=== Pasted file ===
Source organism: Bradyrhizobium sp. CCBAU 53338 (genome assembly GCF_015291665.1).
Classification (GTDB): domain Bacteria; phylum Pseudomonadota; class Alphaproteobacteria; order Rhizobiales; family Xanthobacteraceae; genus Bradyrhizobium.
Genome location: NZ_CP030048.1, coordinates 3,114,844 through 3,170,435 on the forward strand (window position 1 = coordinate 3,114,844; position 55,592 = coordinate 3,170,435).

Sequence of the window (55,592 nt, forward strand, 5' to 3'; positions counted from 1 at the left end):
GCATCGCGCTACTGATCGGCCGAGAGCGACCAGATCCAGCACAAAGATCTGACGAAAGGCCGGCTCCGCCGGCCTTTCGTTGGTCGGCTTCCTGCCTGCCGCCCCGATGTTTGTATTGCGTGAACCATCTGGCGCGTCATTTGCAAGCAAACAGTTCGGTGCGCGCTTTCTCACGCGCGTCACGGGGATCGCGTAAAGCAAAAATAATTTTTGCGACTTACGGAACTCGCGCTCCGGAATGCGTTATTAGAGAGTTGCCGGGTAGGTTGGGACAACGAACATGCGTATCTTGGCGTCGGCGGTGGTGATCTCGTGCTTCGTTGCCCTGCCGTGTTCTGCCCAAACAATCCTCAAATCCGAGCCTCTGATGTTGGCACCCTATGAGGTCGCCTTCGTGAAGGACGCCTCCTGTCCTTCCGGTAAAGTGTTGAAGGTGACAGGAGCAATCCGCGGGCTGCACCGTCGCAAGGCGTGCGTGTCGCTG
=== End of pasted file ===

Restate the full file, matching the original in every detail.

Source organism: Bradyrhizobium sp. CCBAU 53338 (genome assembly GCF_015291665.1).
Classification (GTDB): domain Bacteria; phylum Pseudomonadota; class Alphaproteobacteria; order Rhizobiales; family Xanthobacteraceae; genus Bradyrhizobium.
Genome location: NZ_CP030048.1, coordinates 3,114,844 through 3,170,435 on the forward strand (window position 1 = coordinate 3,114,844; position 55,592 = coordinate 3,170,435).

Sequence of the window (55,592 nt, forward strand, 5' to 3'; positions counted from 1 at the left end):
GCATCGCGCTACTGATCGGCCGAGAGCGACCAGATCCAGCACAAAGATCTGACGAAAGGCCGGCTCCGCCGGCCTTTCGTTGGTCGGCTTCCTGCCTGCCGCCCCGATGTTTGTATTGCGTGAACCATCTGGCGCGTCATTTGCAAGCAAACAGTTCGGTGCGCGCTTTCTCACGCGCGTCACGGGGATCGCGTAAAGCAAAAATAATTTTTGCGACTTACGGAACTCGCGCTCCGGAATGCGTTATTAGAGAGTTGCCGGGTAGGTTGGGACAACGAACATGCGTATCTTGGCGTCGGCGGTGGTGATCTCGTGCTTCGTTGCCCTGCCGTGTTCTGCCCAAACAATCCTCAAATCCGAGCCTCTGATGTTGGCACCCTATGAGGTCGCCTTCGTGAAGGACGCCTCCTGTCCTTCCGGTAAAGTGTTGAAGGTGACAGGAGCAATCCGCGGGCTGCACCGTCGCAAGGCGTGCGTGTCGCTG